Casinos win at craps because, statistically, the number 7 appears once out of every six throws. As long as a crapshooter isn’t cheating (e.g., using loading dice), and simply flinging the dice down the table, the result of the toss is random, meaning the 7 will appear once in every six throws, on average, Bottom line: As long as the dice throws are random, casinos win money and players lose money. It’s that simple.
What I observed when the members of the Golden Touch team threw the dice was quite different. On many occasions, I observed the dice being tossed 20 times without the appearance of a 7. In fact, I witnessed several times monster rolls of 30 throws before the 7 appeared, and in one case, an epic 40-hand roll before the 7 showed. The team was winning a ton of money right in front of my eyes and so was I. (I’m no fool; I only made bets when one of the team members rolled the dice.)
During the period that I was observing the Golden Touch Team play craps, Frank kept bugging me to attend one of their weekend classes. I finally acquiesced and in November of 2005, I attended a class held in Tunica, MS. I was impressed with the skill of all of the instructors and how they mentored all the students (there were 50 in this class) as we practiced the dice control techniques on throwing stations and on regulation-sized craps tables. It was a very intensive weekend involving throwing the dice hundreds of times under the watchful eyes of instructors who mentored you to be sure you were setting the dice correctly, gripping them correctly, and most importantly, tossing them correctly. Being a successful dice controller doesn’t happen overnight; it takes months of practice; nevertheless, I was surprised that I won their No-Sevens contest at the end of the two days. (This was a contest where each student tossed the dice to see who could roll the most times without a 7 appearing. I managed to win the contest with a 49-hand roll. I still have a plaque commemorating this feat hanging in my office. )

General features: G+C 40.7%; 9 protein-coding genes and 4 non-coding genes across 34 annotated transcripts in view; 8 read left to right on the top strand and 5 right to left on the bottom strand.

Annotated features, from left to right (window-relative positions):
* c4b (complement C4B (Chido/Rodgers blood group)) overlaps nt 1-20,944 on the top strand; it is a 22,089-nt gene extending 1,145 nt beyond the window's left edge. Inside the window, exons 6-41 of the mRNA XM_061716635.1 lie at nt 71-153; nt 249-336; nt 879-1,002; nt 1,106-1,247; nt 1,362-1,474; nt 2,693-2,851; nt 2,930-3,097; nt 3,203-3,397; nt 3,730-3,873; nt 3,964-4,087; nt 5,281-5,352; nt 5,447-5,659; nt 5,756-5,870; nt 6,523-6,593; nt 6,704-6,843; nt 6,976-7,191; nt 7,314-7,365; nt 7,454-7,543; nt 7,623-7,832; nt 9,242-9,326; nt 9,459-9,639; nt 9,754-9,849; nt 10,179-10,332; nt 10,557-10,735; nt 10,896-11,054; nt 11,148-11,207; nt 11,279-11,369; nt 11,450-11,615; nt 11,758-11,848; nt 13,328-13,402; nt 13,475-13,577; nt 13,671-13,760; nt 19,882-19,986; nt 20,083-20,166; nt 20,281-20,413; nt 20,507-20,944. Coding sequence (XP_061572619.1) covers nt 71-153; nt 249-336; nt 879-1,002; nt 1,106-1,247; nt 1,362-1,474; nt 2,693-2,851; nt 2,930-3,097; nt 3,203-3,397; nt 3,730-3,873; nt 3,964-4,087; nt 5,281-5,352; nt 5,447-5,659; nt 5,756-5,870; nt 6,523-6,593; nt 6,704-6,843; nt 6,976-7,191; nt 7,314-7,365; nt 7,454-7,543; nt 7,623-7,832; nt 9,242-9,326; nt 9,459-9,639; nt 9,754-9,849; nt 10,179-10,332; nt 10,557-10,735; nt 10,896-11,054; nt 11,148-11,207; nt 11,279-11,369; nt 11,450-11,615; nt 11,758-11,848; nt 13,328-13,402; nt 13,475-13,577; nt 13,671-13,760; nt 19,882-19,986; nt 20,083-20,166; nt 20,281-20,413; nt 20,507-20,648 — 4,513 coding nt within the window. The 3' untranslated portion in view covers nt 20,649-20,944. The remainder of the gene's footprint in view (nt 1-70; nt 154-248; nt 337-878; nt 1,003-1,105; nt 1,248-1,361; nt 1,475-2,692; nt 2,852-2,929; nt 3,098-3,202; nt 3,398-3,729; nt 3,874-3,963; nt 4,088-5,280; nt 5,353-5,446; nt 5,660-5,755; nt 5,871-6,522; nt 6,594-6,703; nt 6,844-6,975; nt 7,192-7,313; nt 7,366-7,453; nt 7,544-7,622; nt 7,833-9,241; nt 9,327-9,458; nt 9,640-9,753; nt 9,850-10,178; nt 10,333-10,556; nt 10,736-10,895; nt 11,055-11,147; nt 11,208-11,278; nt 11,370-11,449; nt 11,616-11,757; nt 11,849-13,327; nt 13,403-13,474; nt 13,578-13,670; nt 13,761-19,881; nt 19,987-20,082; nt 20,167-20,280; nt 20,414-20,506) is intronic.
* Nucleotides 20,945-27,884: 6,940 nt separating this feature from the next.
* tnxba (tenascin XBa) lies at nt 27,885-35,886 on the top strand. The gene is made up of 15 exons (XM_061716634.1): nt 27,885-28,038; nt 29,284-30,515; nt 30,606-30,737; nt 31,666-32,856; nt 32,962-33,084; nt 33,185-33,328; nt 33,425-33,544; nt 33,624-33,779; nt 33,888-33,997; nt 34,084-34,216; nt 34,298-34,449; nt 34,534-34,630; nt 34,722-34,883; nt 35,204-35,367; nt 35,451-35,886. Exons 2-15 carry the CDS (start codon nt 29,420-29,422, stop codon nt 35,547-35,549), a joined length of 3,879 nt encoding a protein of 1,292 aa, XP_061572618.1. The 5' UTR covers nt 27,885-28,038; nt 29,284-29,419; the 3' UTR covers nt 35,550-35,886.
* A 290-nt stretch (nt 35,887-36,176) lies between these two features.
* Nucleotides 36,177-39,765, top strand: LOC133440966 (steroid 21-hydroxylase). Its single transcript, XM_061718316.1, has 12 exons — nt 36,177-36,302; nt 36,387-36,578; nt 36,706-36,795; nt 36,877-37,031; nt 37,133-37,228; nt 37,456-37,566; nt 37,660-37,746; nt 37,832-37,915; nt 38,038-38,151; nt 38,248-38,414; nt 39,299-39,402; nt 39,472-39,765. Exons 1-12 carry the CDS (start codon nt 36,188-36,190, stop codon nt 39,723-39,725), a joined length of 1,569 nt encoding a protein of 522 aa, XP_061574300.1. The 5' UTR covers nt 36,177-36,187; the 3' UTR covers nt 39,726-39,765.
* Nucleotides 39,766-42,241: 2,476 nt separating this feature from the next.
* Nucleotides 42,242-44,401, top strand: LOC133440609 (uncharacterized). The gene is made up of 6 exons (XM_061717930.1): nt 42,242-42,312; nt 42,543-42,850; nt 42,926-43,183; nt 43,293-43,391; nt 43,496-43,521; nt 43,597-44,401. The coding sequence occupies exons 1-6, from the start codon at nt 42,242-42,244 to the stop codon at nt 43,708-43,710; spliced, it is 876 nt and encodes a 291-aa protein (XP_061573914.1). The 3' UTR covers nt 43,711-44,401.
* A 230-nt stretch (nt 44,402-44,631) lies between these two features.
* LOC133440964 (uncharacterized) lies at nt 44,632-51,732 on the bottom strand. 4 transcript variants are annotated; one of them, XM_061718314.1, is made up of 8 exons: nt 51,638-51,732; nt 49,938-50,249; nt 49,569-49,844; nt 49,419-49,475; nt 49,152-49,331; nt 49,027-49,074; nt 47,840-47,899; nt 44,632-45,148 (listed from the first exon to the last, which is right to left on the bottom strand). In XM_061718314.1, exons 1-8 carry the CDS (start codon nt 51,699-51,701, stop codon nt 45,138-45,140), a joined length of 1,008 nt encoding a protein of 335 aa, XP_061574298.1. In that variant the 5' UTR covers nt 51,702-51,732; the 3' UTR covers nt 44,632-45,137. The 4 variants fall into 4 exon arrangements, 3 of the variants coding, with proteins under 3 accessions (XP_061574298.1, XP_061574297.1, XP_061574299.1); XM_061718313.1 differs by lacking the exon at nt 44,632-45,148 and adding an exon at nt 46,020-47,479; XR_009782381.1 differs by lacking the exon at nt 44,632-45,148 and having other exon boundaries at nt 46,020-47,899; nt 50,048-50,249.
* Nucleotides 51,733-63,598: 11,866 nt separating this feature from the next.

Nevertheless, being a math guy I wanted more proof that the technique of “dice control” was, in fact, influencing the outcome of rolls. That’s when I asked my partner in the Blackjack Insider Newsletter, Dan Pronovost, to take a look at what these guys were doing. (Dan was another math guy with a lot of programming experience.) Dan eventually flew to Vegas, and later to Atlantic City, to watch the guys play and to attend the weekend GTC class. Dan was impressed as I was with the way the team was rolling the dice.